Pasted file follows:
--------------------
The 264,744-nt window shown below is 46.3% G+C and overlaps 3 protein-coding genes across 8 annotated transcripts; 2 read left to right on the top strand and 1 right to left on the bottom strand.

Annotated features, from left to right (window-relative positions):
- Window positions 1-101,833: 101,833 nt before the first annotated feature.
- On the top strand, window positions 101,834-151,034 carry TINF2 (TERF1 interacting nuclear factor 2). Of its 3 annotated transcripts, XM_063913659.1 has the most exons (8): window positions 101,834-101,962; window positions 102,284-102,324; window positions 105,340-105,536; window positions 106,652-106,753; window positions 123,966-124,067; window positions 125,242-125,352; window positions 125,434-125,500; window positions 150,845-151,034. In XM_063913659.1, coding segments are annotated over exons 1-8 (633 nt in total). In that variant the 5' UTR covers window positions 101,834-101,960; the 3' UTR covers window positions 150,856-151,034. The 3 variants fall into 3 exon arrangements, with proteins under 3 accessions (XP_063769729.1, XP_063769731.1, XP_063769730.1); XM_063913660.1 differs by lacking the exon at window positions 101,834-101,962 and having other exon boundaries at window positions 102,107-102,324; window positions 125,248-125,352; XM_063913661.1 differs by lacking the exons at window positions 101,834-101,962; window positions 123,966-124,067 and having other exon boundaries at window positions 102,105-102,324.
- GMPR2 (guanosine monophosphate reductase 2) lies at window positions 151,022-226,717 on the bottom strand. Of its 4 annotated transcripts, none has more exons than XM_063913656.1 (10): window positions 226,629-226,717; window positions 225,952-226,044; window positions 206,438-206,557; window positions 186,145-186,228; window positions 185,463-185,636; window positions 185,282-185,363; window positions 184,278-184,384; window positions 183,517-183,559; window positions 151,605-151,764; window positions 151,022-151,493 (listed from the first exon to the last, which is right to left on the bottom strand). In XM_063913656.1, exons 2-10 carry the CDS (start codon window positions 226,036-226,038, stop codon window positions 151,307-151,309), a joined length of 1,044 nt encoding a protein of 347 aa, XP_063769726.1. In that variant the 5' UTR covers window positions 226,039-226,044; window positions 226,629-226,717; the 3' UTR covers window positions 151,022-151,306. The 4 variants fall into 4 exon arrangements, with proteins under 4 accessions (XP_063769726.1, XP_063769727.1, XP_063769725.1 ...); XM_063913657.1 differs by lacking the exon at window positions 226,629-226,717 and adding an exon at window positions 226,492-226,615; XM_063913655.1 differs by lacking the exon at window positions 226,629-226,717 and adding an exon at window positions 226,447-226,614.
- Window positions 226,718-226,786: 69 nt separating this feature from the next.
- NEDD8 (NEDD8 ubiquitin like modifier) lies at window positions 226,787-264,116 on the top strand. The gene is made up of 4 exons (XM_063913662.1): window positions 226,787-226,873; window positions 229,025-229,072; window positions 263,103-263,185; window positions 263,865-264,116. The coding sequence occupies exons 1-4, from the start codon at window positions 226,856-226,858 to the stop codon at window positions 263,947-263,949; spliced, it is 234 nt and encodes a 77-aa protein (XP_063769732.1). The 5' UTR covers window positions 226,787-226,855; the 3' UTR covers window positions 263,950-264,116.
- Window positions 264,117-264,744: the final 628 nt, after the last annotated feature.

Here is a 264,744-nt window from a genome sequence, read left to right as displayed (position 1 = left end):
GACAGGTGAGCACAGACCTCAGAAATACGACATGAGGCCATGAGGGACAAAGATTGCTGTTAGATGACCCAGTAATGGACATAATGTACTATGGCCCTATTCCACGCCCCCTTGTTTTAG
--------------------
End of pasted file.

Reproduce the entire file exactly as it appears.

The 264,744-nt window shown below is 46.3% G+C and overlaps 3 protein-coding genes across 8 annotated transcripts; 2 read left to right on the top strand and 1 right to left on the bottom strand.

Annotated features, from left to right (window-relative positions):
- Window positions 1-101,833: 101,833 nt before the first annotated feature.
- On the top strand, window positions 101,834-151,034 carry TINF2 (TERF1 interacting nuclear factor 2). Of its 3 annotated transcripts, XM_063913659.1 has the most exons (8): window positions 101,834-101,962; window positions 102,284-102,324; window positions 105,340-105,536; window positions 106,652-106,753; window positions 123,966-124,067; window positions 125,242-125,352; window positions 125,434-125,500; window positions 150,845-151,034. In XM_063913659.1, coding segments are annotated over exons 1-8 (633 nt in total). In that variant the 5' UTR covers window positions 101,834-101,960; the 3' UTR covers window positions 150,856-151,034. The 3 variants fall into 3 exon arrangements, with proteins under 3 accessions (XP_063769729.1, XP_063769731.1, XP_063769730.1); XM_063913660.1 differs by lacking the exon at window positions 101,834-101,962 and having other exon boundaries at window positions 102,107-102,324; window positions 125,248-125,352; XM_063913661.1 differs by lacking the exons at window positions 101,834-101,962; window positions 123,966-124,067 and having other exon boundaries at window positions 102,105-102,324.
- GMPR2 (guanosine monophosphate reductase 2) lies at window positions 151,022-226,717 on the bottom strand. Of its 4 annotated transcripts, none has more exons than XM_063913656.1 (10): window positions 226,629-226,717; window positions 225,952-226,044; window positions 206,438-206,557; window positions 186,145-186,228; window positions 185,463-185,636; window positions 185,282-185,363; window positions 184,278-184,384; window positions 183,517-183,559; window positions 151,605-151,764; window positions 151,022-151,493 (listed from the first exon to the last, which is right to left on the bottom strand). In XM_063913656.1, exons 2-10 carry the CDS (start codon window positions 226,036-226,038, stop codon window positions 151,307-151,309), a joined length of 1,044 nt encoding a protein of 347 aa, XP_063769726.1. In that variant the 5' UTR covers window positions 226,039-226,044; window positions 226,629-226,717; the 3' UTR covers window positions 151,022-151,306. The 4 variants fall into 4 exon arrangements, with proteins under 4 accessions (XP_063769726.1, XP_063769727.1, XP_063769725.1 ...); XM_063913657.1 differs by lacking the exon at window positions 226,629-226,717 and adding an exon at window positions 226,492-226,615; XM_063913655.1 differs by lacking the exon at window positions 226,629-226,717 and adding an exon at window positions 226,447-226,614.
- Window positions 226,718-226,786: 69 nt separating this feature from the next.
- NEDD8 (NEDD8 ubiquitin like modifier) lies at window positions 226,787-264,116 on the top strand. The gene is made up of 4 exons (XM_063913662.1): window positions 226,787-226,873; window positions 229,025-229,072; window positions 263,103-263,185; window positions 263,865-264,116. The coding sequence occupies exons 1-4, from the start codon at window positions 226,856-226,858 to the stop codon at window positions 263,947-263,949; spliced, it is 234 nt and encodes a 77-aa protein (XP_063769732.1). The 5' UTR covers window positions 226,787-226,855; the 3' UTR covers window positions 263,950-264,116.
- Window positions 264,117-264,744: the final 628 nt, after the last annotated feature.

Here is a 264,744-nt window from a genome sequence, read left to right as displayed (position 1 = left end):
GACAGGTGAGCACAGACCTCAGAAATACGACATGAGGCCATGAGGGACAAAGATTGCTGTTAGATGACCCAGTAATGGACATAATGTACTATGGCCCTATTCCACGCCCCCTTGTTTTAG